It's a bit difficult these days to imagine a public intellectual—the kind of deep thinker who opines on financial regulation and the politics of Kyrgyzstan—writing a book about baseball. Soccer, maybe—novelists like Dave Eggers and Alexsandar Hemon will write about it on the least provocation, while New Republic editor Franklin Foer wrote a very good book on the sport and globalization. But it seems unlikely that Thomas Frank is going to write What's the Matter With the Kansas City Royals? any time soon.
This is probably George Will's fault. In 1990, the bow-tied pundit published Men at Work, a treatise on the inner workings of the national pastime. The book, one of the best-selling sports titles of all time, is often derided as fussy and overly intellectual. These qualities are parodied to great effect in the Saturday Night Live sketch "George F. Will's Sports Machine," in which Dana Carvey flummoxes Tommy Lasorda and Mike Schmidt by asking them what Willie Mays' over-the-shoulder catch in the 1954 World Series "was not unlike." The answer: "It was not unlike watching Atlantis rise again from the sea, the bones of its kings new-covered with flesh."
A reissue of Men at Work on its 20th anniversary shows, though, that this parody elides Will's genius as a sportswriter. Easily caricatured as it is, Will's book holds up remarkably well. Far from being dated, Men at Work represents a way forward—a fine model for modern baseball writers aiming to make today's advanced statistical concepts approachable for an audience of casual sports fans.
The greater part of Men at Work consists of baseball men talking baseball. Will focuses on the four main aspects of the game through the lenses of four men who epitomize them, learning managing from Tony La Russa, pitching from Orel Hershiser, batting from Tony Gwynn, and fielding from Cal Ripken Jr. With better access to his subjects than ordinary sportswriters have, Will steps into the batting cage with Gwynn, takes in pregame meetings with La Russa, and sits next to Hershiser on a team flight during his record streak of 592/3 scoreless innings, watching unnamed Dodgers harass stewardesses.
In allowing these men to expatiate on the purported intricacies of the game, Will does a fantastic job portraying the charmingly delusional nature of high-level athletes and coaches. At one point, he allows La Russa to drone on for three pages about the eight possible plays he might call with runners at first and third. The manager actually throws himself down on a carpet to demonstrate how a runner on first should pretend to trip so as to allow the runner at third to steal home. This has probably never actually been done in a game, and one can only take it as proof of just how badly the Wile E. Coyote of major-league baseball needed the Pulitzer Prize-winner to think of him as a savvy strategic mind. (To La Russa's credit, it worked. "His conversation could spoil the creases in his jeans if they had creases," Will writes of the then-Oakland A's manager.)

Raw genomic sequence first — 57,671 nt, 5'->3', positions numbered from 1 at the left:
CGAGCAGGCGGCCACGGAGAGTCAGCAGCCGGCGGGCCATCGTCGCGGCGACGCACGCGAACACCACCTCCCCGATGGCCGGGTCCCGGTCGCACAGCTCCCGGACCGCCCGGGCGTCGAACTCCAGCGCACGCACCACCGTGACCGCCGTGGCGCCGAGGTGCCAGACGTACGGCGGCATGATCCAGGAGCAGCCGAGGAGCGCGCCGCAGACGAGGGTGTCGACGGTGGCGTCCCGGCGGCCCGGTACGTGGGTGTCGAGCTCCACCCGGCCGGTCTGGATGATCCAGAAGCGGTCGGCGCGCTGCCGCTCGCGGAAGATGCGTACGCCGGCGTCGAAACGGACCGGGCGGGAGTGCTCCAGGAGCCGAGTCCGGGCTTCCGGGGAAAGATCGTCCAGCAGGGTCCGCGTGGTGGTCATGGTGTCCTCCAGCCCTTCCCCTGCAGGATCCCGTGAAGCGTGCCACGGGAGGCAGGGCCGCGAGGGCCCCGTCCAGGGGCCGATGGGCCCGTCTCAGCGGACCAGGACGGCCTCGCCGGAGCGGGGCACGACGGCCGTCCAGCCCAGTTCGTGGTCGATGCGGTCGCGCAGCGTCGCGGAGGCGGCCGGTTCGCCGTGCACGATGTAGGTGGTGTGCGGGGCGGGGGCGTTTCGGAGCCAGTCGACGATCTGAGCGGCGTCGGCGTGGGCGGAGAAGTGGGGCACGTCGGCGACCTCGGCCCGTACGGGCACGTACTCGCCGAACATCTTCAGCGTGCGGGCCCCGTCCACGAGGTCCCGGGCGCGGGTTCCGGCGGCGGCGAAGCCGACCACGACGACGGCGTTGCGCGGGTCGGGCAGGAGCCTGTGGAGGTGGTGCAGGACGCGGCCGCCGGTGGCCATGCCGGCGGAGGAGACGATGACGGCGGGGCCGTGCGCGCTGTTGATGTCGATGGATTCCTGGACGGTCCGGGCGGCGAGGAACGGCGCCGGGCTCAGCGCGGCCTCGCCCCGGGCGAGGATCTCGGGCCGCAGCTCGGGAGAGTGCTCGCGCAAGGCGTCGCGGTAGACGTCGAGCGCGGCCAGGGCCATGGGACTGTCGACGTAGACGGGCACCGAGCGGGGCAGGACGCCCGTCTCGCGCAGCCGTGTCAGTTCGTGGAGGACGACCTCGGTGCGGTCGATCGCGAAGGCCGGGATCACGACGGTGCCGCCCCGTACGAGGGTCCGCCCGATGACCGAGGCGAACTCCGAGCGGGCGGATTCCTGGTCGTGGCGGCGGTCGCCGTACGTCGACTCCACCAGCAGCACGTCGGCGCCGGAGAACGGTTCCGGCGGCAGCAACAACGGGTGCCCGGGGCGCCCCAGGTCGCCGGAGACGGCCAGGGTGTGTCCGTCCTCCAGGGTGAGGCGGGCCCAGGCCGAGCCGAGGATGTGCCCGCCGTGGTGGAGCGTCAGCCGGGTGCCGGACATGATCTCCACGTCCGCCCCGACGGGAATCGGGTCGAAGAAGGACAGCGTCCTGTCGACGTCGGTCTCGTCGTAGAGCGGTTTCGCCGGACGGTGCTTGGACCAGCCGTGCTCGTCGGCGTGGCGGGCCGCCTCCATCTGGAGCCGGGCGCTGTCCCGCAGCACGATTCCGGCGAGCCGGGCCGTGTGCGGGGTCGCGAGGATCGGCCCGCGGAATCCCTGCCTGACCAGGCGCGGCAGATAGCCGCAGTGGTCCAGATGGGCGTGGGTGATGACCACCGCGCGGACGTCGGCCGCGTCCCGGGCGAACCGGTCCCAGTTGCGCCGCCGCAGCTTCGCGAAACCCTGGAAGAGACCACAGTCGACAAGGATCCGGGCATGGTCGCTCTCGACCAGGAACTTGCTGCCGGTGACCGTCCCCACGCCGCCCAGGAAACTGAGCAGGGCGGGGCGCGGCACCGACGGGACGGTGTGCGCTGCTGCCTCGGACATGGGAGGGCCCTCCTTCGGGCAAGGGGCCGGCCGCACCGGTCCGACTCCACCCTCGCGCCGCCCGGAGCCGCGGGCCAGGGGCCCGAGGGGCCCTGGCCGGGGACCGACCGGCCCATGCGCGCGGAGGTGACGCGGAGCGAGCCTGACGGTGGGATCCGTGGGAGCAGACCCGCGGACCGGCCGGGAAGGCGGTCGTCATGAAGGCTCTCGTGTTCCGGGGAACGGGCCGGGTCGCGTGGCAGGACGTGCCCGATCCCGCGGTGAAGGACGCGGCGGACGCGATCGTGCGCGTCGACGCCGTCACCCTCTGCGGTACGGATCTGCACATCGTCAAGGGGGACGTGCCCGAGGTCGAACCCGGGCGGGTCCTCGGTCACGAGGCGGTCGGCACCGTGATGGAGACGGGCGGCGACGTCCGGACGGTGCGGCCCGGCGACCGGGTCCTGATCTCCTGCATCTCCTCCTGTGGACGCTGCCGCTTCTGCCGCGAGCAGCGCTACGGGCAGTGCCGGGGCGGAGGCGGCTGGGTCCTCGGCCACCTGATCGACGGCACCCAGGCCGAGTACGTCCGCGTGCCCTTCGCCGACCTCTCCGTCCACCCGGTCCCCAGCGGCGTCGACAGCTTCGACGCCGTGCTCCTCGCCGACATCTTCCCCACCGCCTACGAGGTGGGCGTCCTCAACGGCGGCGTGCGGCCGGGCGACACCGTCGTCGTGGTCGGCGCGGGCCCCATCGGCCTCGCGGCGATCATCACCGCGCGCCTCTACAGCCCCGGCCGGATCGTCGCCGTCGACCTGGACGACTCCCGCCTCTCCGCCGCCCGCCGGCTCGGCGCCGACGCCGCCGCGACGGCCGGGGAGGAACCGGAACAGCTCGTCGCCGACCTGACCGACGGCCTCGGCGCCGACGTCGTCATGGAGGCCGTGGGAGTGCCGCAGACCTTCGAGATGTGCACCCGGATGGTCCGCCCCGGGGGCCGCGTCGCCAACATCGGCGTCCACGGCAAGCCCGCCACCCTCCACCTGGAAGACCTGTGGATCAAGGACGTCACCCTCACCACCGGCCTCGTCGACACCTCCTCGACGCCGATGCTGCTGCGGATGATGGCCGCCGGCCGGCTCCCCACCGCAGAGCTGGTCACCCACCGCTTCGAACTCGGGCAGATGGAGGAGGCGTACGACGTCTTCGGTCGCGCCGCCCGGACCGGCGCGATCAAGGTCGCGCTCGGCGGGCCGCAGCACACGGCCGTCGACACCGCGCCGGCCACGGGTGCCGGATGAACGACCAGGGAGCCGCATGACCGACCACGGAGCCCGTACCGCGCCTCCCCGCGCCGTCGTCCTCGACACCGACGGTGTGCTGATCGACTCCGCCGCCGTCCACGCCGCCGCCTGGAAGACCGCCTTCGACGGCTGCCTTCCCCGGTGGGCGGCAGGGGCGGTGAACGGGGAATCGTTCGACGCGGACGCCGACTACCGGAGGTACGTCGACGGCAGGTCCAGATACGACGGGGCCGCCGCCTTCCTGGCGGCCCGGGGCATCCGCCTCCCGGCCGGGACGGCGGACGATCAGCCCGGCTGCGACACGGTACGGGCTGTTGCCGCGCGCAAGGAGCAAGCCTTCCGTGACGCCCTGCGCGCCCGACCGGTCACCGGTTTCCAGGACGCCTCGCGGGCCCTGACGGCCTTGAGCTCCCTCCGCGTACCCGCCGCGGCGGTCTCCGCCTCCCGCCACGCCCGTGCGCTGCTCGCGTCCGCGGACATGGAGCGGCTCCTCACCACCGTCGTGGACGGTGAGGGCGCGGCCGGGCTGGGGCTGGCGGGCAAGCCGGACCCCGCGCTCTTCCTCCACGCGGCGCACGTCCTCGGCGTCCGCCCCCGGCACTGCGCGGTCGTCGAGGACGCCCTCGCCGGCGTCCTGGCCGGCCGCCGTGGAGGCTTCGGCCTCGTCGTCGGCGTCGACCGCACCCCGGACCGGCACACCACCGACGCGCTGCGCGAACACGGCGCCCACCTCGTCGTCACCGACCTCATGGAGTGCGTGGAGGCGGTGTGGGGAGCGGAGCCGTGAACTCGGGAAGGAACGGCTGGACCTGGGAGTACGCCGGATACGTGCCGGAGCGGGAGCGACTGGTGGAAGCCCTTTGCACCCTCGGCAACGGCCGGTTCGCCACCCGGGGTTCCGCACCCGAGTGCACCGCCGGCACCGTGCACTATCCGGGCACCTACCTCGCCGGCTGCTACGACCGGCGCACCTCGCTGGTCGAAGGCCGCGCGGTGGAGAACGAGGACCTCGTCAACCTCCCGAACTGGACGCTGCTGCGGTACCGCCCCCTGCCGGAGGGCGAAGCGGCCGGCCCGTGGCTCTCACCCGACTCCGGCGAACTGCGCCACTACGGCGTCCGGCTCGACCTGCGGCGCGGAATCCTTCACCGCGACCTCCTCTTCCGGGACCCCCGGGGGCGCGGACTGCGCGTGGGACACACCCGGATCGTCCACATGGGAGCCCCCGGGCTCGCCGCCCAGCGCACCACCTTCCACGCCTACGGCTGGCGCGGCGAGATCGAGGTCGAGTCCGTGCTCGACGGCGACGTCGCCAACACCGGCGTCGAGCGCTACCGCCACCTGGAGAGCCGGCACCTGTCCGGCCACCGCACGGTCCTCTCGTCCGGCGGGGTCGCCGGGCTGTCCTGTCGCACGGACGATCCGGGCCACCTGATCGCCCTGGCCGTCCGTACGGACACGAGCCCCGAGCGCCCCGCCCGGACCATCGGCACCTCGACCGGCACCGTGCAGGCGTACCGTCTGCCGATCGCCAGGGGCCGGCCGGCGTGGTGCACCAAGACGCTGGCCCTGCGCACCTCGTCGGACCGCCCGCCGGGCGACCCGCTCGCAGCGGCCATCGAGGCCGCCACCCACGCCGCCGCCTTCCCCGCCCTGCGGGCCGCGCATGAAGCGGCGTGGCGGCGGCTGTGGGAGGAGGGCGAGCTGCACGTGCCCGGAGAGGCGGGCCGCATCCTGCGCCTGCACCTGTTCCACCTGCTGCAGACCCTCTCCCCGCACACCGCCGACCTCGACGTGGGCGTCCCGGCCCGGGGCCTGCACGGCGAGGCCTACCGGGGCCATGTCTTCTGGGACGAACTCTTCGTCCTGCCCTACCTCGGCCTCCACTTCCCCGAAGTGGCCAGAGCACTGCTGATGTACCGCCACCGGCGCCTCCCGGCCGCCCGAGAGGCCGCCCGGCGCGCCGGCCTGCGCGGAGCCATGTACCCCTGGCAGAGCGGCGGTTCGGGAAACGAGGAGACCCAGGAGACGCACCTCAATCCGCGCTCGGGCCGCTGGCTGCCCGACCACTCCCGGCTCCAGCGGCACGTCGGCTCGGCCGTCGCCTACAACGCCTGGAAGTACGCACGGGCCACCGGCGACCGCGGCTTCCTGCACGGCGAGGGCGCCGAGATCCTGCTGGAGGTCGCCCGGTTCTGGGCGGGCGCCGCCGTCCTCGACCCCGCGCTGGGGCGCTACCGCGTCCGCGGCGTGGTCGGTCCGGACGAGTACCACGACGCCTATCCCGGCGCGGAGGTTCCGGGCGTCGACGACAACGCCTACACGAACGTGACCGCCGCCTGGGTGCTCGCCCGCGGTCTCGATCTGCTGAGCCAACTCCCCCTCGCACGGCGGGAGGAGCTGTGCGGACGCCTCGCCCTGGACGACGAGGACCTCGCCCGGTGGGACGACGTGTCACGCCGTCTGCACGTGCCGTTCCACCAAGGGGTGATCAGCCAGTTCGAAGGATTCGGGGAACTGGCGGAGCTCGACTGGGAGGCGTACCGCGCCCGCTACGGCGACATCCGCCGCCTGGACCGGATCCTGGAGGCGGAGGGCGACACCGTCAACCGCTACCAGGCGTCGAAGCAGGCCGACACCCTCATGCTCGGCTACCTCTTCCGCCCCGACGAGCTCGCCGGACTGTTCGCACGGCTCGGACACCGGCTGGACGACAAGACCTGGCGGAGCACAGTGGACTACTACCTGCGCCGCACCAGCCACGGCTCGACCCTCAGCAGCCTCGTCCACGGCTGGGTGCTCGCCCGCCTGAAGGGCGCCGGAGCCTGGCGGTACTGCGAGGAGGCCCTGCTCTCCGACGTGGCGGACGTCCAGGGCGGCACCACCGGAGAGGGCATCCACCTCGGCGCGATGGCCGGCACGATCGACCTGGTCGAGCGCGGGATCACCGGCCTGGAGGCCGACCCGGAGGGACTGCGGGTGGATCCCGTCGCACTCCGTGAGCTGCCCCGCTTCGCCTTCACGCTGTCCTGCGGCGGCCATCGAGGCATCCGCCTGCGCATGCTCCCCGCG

But there's more to Men at Work than just making Tony La Russa look ridiculous. A lot of Will's material is terrific—learning how Gwynn reads a pitcher's delivery will change the way you watch the game, for one. Even more revealing than Hershiser's disquisitions on the subtle and artful nature of his pitch selection, though, are Will's own insights. After spending hundreds of hours reveling in the wisdom of baseball men, Will—a man who claims to have "tried to think through the DH controversy in the light of political philosophy, the queen of moral disciplines and the profoundest guide to the right way to live"—turns out to be, shockingly, a bit of a sabermetrician.
Coming to Men at Work 20 years after I first read it, this wasn't quite what I expected to find. There on the very first page, though, Will approvingly cites Bill James, described not as a computer geek or a stats guru or the resident of a dank basement but simply "the baseball writer from Winchester, Kansas." Over the next 300-plus pages, Will mocks the notion that you can tell much about a player from a few at-bats, notes that "won-lost records are not very revealing," chastises the reader who might think that batting average is a useful measure of a hitter's abilities, and muses about the effects of ballpark dimensions on statistics.
In an age when writing from admirable wonks like Tom Tango and Dan Szymborski fronts ESPN.com's baseball page, none of this is especially novel. But consider the alternative: In 3 Nights in August, Buzz Bissinger's book-length ode to La Russa, the old-school sportswriter writes that the "new breed" of statistically savvy baseball types could not "possibly love" the game. (Emphasis his.) It's impressive given Will's stature as an elder of the game—whenever commissioner Bud Selig draws up an august panel, you're sure to find Will there—that he doesn't shrug off modern ways of thinking. Indeed, Will's thoughts on the larger issues surrounding the game wouldn't seem out of place on Fangraphs or Baseball Prospectus.